separately consider an Oath of Integration with British Values and Society on arrival, rather than awaiting a final citizenship test.
A citizen of another country would be required to swear an oath merely to live in the United Kingdom. This goes beyond any undertaking to obey the laws of their country of residence, or to learn the language, or know something of the culture. It is a demand for a performance of loyalty and acquiescence which can only have the effect of insulting and demeaning people newly arrived in this country and intimidating them into renouncing the exercise of basic civil and human rights.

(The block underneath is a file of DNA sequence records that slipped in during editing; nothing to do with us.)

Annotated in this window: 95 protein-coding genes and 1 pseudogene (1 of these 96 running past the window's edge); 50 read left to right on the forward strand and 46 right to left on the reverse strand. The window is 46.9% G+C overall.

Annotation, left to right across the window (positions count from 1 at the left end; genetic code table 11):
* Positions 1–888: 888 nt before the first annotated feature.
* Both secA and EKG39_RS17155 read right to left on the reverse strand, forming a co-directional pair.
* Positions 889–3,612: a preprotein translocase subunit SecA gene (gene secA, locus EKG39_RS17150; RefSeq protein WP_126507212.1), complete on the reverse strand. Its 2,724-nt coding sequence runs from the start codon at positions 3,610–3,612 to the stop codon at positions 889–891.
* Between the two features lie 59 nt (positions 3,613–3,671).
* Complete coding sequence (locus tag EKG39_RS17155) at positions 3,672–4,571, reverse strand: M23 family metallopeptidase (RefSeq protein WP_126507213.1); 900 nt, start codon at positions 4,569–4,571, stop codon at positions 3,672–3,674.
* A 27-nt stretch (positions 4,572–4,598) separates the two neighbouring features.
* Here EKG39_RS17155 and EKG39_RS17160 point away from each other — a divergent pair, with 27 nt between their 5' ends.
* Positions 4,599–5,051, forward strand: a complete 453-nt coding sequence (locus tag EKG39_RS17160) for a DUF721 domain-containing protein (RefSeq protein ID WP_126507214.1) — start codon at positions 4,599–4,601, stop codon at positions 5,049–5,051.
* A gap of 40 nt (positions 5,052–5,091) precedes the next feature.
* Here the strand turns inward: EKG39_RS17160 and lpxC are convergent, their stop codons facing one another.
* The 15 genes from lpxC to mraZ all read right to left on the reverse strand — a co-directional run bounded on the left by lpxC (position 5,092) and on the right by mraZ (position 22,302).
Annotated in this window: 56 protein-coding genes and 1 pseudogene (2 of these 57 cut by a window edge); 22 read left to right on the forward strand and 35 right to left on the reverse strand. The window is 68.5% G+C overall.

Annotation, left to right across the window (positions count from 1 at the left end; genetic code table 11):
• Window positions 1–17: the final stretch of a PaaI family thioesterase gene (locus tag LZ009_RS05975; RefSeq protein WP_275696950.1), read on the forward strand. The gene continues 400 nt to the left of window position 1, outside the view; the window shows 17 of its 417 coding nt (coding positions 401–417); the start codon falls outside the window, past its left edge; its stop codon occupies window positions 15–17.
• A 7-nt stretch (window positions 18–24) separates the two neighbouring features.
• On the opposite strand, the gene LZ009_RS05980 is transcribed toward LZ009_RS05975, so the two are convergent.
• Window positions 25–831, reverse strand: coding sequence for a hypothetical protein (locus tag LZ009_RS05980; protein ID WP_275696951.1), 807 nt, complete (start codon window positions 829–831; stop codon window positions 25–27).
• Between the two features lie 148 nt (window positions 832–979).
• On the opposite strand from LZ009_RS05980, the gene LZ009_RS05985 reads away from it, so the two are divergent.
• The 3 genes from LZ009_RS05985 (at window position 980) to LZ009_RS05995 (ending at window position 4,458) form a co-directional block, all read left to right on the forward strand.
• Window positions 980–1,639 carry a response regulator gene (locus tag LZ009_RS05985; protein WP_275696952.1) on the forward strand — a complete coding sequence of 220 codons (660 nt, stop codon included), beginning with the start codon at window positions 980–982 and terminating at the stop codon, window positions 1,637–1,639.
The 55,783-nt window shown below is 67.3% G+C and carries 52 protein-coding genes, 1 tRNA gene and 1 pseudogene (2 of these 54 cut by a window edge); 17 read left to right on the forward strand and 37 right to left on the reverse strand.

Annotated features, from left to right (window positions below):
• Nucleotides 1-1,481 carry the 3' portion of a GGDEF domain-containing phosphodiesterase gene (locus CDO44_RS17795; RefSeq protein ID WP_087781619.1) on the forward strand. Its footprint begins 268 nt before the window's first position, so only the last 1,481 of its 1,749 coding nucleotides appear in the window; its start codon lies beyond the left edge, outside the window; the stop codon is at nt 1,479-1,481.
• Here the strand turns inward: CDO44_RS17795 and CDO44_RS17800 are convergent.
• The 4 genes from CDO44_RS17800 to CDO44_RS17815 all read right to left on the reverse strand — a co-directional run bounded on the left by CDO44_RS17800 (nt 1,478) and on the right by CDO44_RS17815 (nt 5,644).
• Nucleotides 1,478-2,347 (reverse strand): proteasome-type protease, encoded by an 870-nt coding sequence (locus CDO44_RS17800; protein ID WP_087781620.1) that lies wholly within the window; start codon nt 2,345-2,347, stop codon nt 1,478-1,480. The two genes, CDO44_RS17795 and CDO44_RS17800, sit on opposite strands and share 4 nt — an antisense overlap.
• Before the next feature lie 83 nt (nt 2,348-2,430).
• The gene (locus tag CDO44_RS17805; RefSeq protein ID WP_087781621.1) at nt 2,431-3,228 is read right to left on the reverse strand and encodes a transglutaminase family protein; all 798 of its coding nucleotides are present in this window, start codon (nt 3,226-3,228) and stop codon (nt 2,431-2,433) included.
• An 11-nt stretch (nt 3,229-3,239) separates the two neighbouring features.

There is a long-running lie that the Irish were slaves and got over it, so African Americans should do too. The lie and its spread have been most thoroughly dissected by the historian Liam Hogan, but this is Frederick Douglass on the subject in the 1840s, via the Project Gutenberg edition of My Bondage and My Freedom. He does not refer to exactly the same lie, that of Irish slaves in the Americas, but clearly there was a similar lie flying around in the 1840s, and he had an answer to it.